While there are a lot of new improvements to Dead Space 2, many of the familiar problems that plagued the first entry return as well. The linear level design is still in place, meaning Isaac will often travel from point A to point B slowly traversing corridors and rooms in a predictable order. Thankfully, there is also more variety in the environments so the lack of exploration never gets too mundane. Some of the new environments include, a school, a shopping center, and my personal favorite, a church. Nothing is as badass as lopping off limbs in the Lordís house.
And this leads us to the main problem with Dead Space 2, the difficulty. Unfortunately, much of the challenge of the game is not dependent on the playerís ability. Instead, deaths often come from a lack of ammo, enemies sneaking up from behind Isaac, and untimely reloads. Upon entering a room where the player previously died, it simply becomes a process of elimination where you learn where not to stand. Also, when Isaac gets hit, he is not immune to further damage immediately after, which means youíre likely to get hit multiple times. Furthermore, Isaac is slow and the methodic point and shoot gameplay is incongruous with the fast paced action. Finally, the game is rather short, clocking in at around 10 hours the first time through.
Despite this, the game manages to remain engaging due a satisfying upgrade system. And there are plenty of weapons to upgrade. The near endless number of nodes and plethora of weapons ensure dismembering necromorphs never becomes tiring. Even through the third and fourth playthroughs youíll be sawing off limbs and impaling devil babies with glee. Without a doubt, this is one of the gameís strongest selling points Ė in the Dead Space Universe, replayability is your friend.
The completely new multiplayer mode will ensure Dead Space 2 is spinning in your Xbox 360 tray for months to come. Multiplayer is split between two teams, a human team and necromorph team. All the modes require the human team to achieve certain objectives like exit the map via escape pods, activate a solar array to destroy a station, or destroy duplicates of the marker. The necromorph team has the option of selecting between four types, including devil babies, and your only objective is to stop the human team from completing their objective. Playing as the human side requires more cooperation and accuracy, while playing as a necromorph allows you to simply melee like a maniac. There are levels and upgrades in the multiplayer, which give certain abilities like increased damage for the necromorph side and new weapons and armor for the human side. Itís certainly not the main reason people will play Dead Space 2, but it does run incredibly smoothly and stands as a nice addition to the series.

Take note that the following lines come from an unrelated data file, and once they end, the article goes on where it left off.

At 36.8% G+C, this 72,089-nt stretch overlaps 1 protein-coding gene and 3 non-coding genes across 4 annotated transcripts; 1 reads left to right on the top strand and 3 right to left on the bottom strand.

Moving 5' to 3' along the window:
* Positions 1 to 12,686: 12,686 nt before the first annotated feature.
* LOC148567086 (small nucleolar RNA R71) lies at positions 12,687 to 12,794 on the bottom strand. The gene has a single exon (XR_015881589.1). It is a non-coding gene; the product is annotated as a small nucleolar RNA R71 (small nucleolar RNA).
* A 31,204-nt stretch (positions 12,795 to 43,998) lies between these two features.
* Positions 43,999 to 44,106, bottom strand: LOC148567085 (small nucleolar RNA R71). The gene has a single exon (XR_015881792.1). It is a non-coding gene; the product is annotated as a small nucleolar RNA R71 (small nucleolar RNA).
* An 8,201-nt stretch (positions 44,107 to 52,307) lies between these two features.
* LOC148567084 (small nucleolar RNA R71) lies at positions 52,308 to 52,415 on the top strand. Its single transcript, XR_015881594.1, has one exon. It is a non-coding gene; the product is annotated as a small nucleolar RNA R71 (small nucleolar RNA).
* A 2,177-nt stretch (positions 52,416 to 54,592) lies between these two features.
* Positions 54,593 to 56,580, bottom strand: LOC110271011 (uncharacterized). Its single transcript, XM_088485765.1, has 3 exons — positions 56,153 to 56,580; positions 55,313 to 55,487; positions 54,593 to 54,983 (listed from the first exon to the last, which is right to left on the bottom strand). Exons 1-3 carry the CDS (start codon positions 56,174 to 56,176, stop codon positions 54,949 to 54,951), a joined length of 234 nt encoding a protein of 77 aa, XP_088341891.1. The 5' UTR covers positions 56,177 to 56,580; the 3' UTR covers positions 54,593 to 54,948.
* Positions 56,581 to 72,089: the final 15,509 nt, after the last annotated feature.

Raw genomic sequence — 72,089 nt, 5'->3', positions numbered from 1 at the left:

Overall, Visceral Games did not alter Dead Space 2 much from its predecessor, but it offers enough new environments, enemies, weapons, abilities, and plenty of awesome death animations which separates it from the original. The unbalanced difficulty and linear level design is frustrating at times, but is offset thanks to the fun gameplay and deep upgrade mechanics. Also, the shortened length of the game is disappointing, but with the addition of a solid multiplayer experience is less of a downside. Besides, with the blood being juicier this time around, and the kills being incredibly satisfying, I can hardly complain. Your mom may hate this game, but sheíll hate you more for buying it, which is exactly what you should do.